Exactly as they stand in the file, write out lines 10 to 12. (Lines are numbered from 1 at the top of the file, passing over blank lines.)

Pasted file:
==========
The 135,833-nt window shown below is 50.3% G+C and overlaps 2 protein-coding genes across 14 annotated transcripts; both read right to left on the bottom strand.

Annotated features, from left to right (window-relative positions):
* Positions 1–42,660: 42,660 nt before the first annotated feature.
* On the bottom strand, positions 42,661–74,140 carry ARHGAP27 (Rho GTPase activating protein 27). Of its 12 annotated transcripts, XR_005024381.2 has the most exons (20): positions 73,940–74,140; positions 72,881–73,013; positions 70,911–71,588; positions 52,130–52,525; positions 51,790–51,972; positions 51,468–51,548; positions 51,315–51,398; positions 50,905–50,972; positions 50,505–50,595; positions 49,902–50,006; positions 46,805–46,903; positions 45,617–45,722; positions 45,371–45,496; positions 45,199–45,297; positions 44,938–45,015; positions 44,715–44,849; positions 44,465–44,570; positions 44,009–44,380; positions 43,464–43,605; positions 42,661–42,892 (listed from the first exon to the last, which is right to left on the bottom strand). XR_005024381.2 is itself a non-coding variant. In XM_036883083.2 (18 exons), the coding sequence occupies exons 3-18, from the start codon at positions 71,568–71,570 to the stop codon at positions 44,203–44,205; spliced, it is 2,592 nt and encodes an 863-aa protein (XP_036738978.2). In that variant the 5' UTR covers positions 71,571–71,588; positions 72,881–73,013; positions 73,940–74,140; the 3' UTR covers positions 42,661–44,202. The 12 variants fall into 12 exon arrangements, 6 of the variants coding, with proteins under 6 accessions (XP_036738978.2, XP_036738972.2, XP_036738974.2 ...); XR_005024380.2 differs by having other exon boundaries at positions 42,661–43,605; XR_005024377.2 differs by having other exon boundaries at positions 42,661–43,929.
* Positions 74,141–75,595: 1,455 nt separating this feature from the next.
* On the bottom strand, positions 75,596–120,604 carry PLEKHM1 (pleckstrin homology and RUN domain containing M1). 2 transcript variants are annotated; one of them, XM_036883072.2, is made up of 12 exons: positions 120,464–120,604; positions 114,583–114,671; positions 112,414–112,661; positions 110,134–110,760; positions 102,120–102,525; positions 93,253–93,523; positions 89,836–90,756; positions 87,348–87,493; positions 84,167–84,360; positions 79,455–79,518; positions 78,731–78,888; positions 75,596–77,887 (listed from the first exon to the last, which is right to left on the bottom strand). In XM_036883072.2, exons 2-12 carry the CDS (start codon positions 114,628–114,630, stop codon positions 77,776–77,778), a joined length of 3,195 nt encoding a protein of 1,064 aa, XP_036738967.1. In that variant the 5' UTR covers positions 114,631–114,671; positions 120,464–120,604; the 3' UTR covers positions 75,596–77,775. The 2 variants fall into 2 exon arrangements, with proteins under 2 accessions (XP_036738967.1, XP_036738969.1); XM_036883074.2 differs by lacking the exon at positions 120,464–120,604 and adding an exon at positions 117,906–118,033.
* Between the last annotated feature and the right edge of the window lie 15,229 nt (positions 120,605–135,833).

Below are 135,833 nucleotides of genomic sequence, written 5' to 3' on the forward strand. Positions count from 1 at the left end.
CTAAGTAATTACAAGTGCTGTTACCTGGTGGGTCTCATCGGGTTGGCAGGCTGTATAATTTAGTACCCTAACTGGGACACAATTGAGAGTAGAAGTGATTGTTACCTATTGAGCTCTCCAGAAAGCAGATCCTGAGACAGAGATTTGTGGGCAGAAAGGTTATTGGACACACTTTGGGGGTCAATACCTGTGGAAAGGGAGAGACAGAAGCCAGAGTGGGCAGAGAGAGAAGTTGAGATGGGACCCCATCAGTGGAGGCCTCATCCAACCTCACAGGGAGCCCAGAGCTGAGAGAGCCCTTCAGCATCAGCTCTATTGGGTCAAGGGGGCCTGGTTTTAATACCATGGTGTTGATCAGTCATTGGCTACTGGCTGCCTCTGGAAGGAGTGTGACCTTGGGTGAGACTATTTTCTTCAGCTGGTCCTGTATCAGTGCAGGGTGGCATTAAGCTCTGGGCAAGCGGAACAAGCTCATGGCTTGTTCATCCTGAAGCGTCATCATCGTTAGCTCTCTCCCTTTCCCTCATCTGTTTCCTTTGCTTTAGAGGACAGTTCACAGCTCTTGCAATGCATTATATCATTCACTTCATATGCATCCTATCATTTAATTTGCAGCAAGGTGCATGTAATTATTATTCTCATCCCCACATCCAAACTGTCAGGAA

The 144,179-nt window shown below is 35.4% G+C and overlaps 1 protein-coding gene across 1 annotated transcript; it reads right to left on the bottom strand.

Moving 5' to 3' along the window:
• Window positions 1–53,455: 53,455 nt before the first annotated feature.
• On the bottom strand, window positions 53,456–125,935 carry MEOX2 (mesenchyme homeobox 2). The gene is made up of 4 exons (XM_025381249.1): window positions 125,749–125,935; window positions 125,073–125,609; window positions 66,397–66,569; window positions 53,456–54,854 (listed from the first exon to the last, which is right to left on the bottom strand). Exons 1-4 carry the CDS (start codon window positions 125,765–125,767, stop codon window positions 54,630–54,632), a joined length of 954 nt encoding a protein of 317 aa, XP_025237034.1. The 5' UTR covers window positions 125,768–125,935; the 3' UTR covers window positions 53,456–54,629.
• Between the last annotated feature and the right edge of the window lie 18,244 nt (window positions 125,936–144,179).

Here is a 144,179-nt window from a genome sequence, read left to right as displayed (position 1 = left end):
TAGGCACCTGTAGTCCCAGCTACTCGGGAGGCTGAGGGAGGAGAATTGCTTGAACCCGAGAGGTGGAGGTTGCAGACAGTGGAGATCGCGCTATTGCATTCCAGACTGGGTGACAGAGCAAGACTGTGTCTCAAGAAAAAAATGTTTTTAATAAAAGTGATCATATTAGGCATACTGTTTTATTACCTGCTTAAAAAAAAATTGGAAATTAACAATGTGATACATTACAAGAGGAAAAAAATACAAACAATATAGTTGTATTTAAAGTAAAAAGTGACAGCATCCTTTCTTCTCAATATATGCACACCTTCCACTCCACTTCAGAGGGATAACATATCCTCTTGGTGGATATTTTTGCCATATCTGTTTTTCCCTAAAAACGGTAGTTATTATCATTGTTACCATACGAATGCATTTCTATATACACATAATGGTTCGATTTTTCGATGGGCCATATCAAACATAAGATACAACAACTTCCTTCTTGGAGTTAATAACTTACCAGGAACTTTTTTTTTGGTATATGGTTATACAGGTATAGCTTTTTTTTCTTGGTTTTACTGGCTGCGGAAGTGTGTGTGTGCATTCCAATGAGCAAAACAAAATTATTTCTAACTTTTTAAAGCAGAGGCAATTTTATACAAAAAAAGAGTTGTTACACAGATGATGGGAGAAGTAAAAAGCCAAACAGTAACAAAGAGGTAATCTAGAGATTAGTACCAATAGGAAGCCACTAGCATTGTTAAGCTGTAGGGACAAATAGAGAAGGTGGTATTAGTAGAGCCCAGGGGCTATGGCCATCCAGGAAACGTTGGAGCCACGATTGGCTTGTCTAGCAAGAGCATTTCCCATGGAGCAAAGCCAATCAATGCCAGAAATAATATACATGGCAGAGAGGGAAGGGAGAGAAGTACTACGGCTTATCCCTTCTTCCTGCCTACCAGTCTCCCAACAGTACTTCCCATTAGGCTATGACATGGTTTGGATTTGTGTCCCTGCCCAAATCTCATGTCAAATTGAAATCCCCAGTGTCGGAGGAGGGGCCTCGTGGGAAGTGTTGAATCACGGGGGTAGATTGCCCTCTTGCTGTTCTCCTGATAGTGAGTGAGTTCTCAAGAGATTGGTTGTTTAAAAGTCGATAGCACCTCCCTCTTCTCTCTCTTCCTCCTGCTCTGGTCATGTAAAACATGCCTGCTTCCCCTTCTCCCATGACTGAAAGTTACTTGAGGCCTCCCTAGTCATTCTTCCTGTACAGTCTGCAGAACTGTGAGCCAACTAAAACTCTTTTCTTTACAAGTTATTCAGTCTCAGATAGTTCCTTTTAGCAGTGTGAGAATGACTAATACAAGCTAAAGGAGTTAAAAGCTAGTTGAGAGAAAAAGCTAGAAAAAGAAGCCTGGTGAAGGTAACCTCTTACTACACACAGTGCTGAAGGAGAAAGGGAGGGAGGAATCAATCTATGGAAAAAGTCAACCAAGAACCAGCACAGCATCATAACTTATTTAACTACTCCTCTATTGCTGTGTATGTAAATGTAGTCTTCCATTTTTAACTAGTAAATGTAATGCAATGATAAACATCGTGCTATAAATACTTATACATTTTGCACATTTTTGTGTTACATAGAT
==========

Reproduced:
The 144,179-nt window shown below is 35.4% G+C and overlaps 1 protein-coding gene across 1 annotated transcript; it reads right to left on the bottom strand.

Moving 5' to 3' along the window:
• Window positions 1–53,455: 53,455 nt before the first annotated feature.